Skip to main content


What lies beneath

excavation prior to construction of Cornell Store

Excavation prior to the construction of the Cornell Store, 1969. Photo: Division of Rare and Manuscript Collections See larger image

Perhaps the most recognizable landmark on Cornell's Ithaca campus is the majestic McGraw Tower with its 173 feet, 161 steps and 21 bells. But what about the areas of campus that don't tower far above Cayuga's waters? What lies beneath the acres of picturesque quadrangles and stately halls of learning?

Walking between Goldwin Smith Hall and Stimson Hall, the average Cornellian may not realize that the university's rarest and most valued treasures are right below his or her feet. The only visible parts of Carl A. Kroch Library, opened in 1992, are four skylights hidden among bushes to the north of Stimson Hall. Kroch Library is home to the Division of Rare and Manuscript Collections, whose climate-controlled vault extends well underneath the Arts Quad. Construction of this state-of-the-art facility involved excavating 80,000 cubic yards of dirt and rock extending 52 feet below the level of East Avenue. The result is the only place in the world where students can play Frisbee on top of cuneiform tablets, suntan over the papers of Ezra Cornell and James Joyce, or have a picnic above medieval manuscripts.

Hans Bethe and Boyce McDaniel in underground electron storage ring tunnel

Professor Hans Bethe, left, rides a bike through the underground tunnel of the Cornell Electron Storage Ring, accompanied by Boyce McDaniel, then director of the Wilson Synchrotron, in 1968. Photo: Division of Rare and Manuscript Collections See larger image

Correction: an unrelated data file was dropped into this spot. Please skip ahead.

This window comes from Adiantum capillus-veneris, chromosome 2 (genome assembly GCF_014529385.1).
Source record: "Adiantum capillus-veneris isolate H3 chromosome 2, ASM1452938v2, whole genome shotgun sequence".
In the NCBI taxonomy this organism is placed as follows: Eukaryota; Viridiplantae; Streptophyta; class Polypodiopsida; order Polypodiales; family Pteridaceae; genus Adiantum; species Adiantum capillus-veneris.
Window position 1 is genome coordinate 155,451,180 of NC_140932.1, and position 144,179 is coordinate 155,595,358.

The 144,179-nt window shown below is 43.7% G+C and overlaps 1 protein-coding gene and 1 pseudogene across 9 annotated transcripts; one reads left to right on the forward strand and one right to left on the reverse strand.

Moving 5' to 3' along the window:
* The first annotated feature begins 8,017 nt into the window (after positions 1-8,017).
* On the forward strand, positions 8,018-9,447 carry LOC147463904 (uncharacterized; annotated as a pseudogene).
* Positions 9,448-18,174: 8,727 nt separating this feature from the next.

On the east end of campus is another type of buried treasure, the Wilson Synchrotron Laboratory. The synchrotron itself, originally constructed in 1967 with nearly $12 million from the National Science Foundation, was the world's largest electron synchrotron at its opening and was the largest single construction project in Cornell's history. With expansions over the years, the facility includes a tunnel buried 40 feet beneath Cornell's track complex, creating a giant ring with a half-mile circumference. The synchrotron and affiliated facilities accelerate and collide particles to study the smallest elements of matter, while also harnessing the generated radiation for a variety of research projects. As Cornell athletes set records above ground, scientists from around the world continue Cornell's legacy of particle physics innovations below.

The latest subterranean project is the expansion of Myron Taylor Hall at the Law School, where two new classrooms and an auditorium are under construction beneath the lawn with little increase to the building footprint. The project is reminiscent of the Cornell Store's construction in 1969, which strived to preserve green space in the center of campus. Although intended to be even deeper underground, the Cornell Store ended up a few feet higher than planned due to the challenge and cost of excavating bedrock. Other recently completed projects with substantial underground components include the Human Ecology Building parking garage and the Herbert F. Johnson Museum of Art addition.

On your next Ithaca visit, look beyond the towers and quads and take note of what's below the familiar buildings and vistas. From the dendrochronology laboratory in the basement of Goldwin Smith Hall to the Cornell Glee Club and Chorus offices in the depths of Sage Chapel, some of Cornell's best work is being done underground.

Corey Ryan Earle '07 is associate director of student programs in Cornell's Office of Alumni Affairs.

Back to top